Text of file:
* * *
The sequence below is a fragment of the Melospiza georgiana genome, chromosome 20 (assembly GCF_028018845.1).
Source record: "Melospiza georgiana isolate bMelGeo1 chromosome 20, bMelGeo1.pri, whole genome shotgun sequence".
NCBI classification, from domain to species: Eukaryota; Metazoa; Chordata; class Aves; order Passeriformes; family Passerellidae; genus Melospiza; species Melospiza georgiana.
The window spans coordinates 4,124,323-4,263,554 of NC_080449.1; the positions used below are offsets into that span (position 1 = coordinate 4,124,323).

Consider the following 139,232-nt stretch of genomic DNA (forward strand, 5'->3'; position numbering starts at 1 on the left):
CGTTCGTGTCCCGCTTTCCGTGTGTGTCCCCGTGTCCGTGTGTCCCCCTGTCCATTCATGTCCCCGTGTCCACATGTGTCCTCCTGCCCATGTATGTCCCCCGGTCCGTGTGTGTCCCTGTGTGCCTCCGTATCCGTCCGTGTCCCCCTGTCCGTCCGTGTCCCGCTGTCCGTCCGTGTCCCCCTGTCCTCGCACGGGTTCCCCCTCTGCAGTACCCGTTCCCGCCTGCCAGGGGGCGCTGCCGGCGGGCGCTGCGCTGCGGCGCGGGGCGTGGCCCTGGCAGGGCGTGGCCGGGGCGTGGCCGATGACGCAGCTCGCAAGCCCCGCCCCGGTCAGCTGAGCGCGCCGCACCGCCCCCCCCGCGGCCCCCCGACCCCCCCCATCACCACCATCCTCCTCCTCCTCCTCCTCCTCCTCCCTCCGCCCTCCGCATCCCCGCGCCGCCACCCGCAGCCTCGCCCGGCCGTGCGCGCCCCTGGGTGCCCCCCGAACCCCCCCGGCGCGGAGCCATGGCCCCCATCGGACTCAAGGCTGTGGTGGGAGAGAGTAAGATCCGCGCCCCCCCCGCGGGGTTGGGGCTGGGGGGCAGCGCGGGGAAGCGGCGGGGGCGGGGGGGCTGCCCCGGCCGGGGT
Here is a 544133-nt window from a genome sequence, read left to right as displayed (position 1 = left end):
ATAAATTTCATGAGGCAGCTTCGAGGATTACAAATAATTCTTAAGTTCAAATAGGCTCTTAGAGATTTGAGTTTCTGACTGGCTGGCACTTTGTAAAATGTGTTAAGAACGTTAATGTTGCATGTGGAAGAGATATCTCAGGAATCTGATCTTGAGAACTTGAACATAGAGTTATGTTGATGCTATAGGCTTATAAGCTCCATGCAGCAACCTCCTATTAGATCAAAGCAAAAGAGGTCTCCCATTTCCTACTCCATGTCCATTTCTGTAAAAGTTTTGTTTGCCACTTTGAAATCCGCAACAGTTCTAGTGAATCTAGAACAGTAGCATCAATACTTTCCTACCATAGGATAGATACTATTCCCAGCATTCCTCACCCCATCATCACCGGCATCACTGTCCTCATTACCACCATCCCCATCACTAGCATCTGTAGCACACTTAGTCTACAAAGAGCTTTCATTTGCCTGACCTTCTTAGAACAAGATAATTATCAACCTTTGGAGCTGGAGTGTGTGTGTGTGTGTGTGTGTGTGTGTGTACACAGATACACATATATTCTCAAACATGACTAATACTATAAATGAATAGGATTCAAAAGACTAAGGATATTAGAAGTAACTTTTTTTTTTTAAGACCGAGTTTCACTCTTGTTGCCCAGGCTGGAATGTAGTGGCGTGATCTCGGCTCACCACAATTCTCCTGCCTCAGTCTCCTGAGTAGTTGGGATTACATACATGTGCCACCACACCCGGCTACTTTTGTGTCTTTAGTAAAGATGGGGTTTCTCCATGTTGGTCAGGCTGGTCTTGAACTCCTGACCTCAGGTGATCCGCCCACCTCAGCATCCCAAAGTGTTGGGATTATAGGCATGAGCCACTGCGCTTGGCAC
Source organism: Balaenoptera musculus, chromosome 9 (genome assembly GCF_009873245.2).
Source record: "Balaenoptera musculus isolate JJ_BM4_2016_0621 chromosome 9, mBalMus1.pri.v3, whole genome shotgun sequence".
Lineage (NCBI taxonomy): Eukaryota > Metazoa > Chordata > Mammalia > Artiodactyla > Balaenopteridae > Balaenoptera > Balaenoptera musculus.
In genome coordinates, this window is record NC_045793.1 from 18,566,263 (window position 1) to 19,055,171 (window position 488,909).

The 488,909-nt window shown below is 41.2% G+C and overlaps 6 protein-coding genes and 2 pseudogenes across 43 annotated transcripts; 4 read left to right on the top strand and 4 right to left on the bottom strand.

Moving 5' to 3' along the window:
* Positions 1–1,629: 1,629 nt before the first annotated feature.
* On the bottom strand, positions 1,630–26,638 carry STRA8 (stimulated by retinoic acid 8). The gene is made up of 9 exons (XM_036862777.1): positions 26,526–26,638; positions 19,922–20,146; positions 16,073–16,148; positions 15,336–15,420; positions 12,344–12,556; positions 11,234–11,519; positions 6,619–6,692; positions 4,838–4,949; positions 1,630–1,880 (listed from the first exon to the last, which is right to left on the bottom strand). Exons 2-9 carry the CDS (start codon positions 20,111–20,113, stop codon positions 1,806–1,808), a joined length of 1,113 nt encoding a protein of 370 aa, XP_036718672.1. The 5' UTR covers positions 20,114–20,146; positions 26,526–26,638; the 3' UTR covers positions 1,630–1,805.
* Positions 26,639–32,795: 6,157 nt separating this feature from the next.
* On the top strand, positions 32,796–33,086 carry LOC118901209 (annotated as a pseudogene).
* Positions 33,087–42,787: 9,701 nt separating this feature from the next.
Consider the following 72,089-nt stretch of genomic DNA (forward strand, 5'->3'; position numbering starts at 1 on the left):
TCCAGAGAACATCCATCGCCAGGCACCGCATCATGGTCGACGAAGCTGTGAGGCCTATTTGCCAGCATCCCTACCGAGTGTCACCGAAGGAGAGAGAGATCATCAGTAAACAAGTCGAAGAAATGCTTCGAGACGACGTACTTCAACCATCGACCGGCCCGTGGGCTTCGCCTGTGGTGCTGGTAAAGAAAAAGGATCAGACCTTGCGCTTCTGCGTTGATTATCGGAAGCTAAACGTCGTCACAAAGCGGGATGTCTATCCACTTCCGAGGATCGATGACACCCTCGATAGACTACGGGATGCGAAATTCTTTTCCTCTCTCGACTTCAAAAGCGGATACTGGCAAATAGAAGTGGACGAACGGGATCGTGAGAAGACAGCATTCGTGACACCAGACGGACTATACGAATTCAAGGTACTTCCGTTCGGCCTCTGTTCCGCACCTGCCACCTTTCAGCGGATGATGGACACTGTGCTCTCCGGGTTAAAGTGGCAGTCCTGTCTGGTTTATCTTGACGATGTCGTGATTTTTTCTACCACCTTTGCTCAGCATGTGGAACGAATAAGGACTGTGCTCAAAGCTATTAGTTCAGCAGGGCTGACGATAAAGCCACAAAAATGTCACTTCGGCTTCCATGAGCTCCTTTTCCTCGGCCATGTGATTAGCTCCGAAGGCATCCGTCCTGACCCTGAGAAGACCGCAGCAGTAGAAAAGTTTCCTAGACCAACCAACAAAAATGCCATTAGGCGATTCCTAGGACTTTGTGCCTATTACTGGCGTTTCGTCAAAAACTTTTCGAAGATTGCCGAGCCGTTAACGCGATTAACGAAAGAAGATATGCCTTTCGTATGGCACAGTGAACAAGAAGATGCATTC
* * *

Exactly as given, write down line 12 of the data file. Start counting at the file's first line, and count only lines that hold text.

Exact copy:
In genome coordinates, this window is record NC_045793.1 from 18,566,263 (window position 1) to 19,055,171 (window position 488,909).